FIGS. 7A to 7D are cross-sectional views taken along the dashed line connecting M and N in FIG. 6. As shown in FIG. 7A, the base film 301 and the amorphous semiconductor film 302 are sequentially stacked over the substrate 300. The marker formation film 303 is formed on a back surface of the substrate 300. A surface of the amorphous semiconductor film 302 is scanned with a linear beam in a direction indicated by an arrow shown in FIG. 7B. With the linear beam irradiation, a crystal grain continuously grown in a scanning direction is formed. In this embodiment mode, by a laser irradiation method described in Embodiment Mode 2, a scanning direction of the linear beam and a direction where carriers move in a channel region of a TFT can be made parallel to each other. Thus, TFTs with almost no crystal grain boundaries in a direction where carriers move in a channel region in the crystalline semiconductor film 700 can be formed by forming crystal grains extending long in the scanning direction of the linear beam.

After that, the crystalline semiconductor film 700 is etched as shown in FIG. 7C, thereby forming island-shaped semiconductor films 704 to 707. By using the island-shaped semiconductor films 704 to 707, various semiconductor elements typified by TFTs are formed. Next, a gate insulating film 708 is formed so as to cover the island-shaped semiconductor films 704 to 707. The gate insulating film 708 can be formed using, for example, silicon oxide, silicon nitride, or silicon nitride oxide by a plasma CVD method, a sputtering method, or the like. For example, an insulating film containing silicon with a thickness of 30 to 200 nm may be formed by a sputtering method.

Next, a conductive film is formed over the gate insulating film 708 and etched, whereby a gate electrode is formed. After that, impurities imparting an n-type or p-type conductivity type are selectively added to the island-shaped semiconductor films 704 to 707 by using the gate electrode or an etched resist as a mask, whereby a source region, a drain region, an LDD region, and the like are formed. By the above-mentioned steps, N-type transistors 710 and 712, and P-type transistors 711 and 713 can be formed over one substrate (FIG. 7D). Subsequently, an insulating film 714 is formed to protect those transistors. This insulating film 714 may be formed in a single-layer structure or a stacked structure with an insulating film containing silicon of 100 to 200 nm thick by a plasma CVD method or a sputtering method. For example, a silicon oxynitride film of 100 nm thick may be formed by a plasma CVD method.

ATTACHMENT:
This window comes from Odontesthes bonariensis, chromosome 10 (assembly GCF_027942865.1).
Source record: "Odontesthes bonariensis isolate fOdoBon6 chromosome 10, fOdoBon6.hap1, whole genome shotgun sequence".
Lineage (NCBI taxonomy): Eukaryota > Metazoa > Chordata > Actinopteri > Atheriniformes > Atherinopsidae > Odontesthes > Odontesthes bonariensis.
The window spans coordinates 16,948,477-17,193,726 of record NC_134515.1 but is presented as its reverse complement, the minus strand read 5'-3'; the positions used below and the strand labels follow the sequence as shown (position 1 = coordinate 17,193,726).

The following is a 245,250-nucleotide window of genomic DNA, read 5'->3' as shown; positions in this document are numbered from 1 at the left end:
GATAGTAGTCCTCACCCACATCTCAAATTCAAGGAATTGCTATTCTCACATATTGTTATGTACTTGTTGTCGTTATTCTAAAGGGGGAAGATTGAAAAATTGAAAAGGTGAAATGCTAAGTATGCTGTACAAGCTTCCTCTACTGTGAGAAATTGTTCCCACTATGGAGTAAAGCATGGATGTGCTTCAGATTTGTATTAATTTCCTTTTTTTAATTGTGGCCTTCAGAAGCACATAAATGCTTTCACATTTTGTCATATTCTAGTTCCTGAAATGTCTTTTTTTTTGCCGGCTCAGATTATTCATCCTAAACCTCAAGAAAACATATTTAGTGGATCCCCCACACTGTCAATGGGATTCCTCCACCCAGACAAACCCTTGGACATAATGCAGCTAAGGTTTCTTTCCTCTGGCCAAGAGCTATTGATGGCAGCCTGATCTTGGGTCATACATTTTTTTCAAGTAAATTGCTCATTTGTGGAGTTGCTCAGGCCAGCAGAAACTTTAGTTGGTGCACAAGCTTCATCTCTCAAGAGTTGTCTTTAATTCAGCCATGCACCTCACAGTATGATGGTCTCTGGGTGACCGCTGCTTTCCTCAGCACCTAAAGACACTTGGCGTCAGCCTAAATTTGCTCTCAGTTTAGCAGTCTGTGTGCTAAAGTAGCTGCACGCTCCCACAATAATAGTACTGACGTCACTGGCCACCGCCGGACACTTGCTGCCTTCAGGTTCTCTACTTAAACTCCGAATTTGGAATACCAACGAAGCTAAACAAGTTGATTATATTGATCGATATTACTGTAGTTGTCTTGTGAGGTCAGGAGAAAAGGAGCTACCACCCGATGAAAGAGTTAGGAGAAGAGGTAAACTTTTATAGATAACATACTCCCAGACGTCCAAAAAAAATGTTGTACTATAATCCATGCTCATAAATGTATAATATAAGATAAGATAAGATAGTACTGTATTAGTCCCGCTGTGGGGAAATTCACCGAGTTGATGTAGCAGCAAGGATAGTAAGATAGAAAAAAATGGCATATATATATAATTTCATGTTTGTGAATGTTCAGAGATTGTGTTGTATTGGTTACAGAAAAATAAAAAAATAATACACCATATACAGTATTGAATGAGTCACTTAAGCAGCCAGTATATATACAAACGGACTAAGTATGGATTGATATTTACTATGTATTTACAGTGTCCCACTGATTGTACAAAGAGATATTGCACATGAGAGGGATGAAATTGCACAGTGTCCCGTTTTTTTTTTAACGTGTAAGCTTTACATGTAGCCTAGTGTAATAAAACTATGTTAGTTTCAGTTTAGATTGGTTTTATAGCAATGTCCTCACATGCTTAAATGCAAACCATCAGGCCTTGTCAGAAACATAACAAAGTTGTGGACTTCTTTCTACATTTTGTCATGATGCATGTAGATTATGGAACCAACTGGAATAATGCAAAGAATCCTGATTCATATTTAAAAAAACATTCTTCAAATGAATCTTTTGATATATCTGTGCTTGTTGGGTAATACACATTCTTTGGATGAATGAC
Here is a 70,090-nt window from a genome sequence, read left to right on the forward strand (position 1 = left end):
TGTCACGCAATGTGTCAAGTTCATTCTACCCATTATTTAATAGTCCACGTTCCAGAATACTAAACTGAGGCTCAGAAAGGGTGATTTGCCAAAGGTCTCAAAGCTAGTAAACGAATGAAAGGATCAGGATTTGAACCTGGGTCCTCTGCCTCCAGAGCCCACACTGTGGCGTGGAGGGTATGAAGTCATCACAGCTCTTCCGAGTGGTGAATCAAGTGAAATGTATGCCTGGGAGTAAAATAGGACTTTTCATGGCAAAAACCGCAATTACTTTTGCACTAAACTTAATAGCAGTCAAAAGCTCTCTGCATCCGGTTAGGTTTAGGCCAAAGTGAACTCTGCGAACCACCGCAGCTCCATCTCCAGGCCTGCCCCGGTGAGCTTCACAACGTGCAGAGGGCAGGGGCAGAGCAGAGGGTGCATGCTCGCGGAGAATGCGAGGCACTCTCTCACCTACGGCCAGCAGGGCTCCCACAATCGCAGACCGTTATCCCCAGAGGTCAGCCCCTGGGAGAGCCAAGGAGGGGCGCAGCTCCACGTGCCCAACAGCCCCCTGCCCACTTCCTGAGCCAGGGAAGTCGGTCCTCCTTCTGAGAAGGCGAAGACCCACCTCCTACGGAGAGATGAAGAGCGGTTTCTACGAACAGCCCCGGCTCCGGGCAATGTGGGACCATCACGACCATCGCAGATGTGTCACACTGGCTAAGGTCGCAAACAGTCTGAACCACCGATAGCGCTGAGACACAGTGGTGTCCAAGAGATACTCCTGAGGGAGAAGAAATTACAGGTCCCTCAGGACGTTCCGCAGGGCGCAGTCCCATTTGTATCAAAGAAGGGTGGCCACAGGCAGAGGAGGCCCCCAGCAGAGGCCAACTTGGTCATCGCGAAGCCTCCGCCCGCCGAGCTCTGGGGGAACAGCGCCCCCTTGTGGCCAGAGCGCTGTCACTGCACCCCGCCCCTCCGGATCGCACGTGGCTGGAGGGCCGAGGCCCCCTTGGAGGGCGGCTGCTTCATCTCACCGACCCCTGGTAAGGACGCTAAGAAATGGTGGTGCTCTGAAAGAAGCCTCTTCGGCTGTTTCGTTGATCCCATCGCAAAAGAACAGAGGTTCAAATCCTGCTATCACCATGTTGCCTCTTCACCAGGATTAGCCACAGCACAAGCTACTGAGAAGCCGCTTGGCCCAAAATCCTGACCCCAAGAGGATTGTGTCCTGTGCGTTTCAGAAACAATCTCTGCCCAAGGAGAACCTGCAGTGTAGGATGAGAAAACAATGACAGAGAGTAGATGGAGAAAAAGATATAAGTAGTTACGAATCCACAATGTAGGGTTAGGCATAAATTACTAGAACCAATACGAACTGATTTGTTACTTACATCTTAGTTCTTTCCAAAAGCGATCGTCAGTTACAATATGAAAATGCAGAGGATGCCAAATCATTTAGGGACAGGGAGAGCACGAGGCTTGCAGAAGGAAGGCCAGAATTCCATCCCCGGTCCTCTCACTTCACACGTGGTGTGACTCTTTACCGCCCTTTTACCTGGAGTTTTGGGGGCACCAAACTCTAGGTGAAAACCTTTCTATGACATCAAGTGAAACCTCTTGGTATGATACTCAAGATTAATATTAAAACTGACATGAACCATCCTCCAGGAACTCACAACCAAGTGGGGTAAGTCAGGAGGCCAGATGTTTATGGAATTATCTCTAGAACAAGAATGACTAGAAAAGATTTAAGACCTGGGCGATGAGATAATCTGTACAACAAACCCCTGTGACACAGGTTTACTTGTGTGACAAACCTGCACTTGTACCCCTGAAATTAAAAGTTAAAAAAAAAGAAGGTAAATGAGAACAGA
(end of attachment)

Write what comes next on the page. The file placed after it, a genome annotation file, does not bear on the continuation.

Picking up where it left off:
An organic insulating film 715 is formed over the insulating film 714. The organic insulating film 715 is formed using an organic insulating film such as polyimide, polyamide, BCB, or acrylic applied by an SOG method. The organic insulating film 715 is preferably formed using a film superior in flatness because the insulating film 715 is formed mainly with a purpose of relaxing and flattening the unevenness due to TFTs formed over the substrate 300. Moreover, by a photolithography method, the insulating film 714 and the organic insulating film 715 are processed by patterning to form a contact hole therein that reaches the impurity region.

Next, a conductive film is formed using a conductive material and patterned, thereby forming wirings 716 to 723. After that, an insulating film 724 is formed as a protective film, whereby a semiconductor device shown in FIG. 7D is completed.

Further, in each step of a manufacturing method of a TFT described in the above, in a light exposure step of a photolithography method, a position of light irradiation may be adjusted with the use of a light exposure apparatus of the present invention, which is shown in FIG. 4. That is, although not shown here, a position of the substrate 500 can be adjusted by detecting the markers 401, 402, and 403 using a camera which senses infrared light. By using the light exposure apparatus according to the present invention, a photoresist formed over the substrate can be exposed to light with high precision.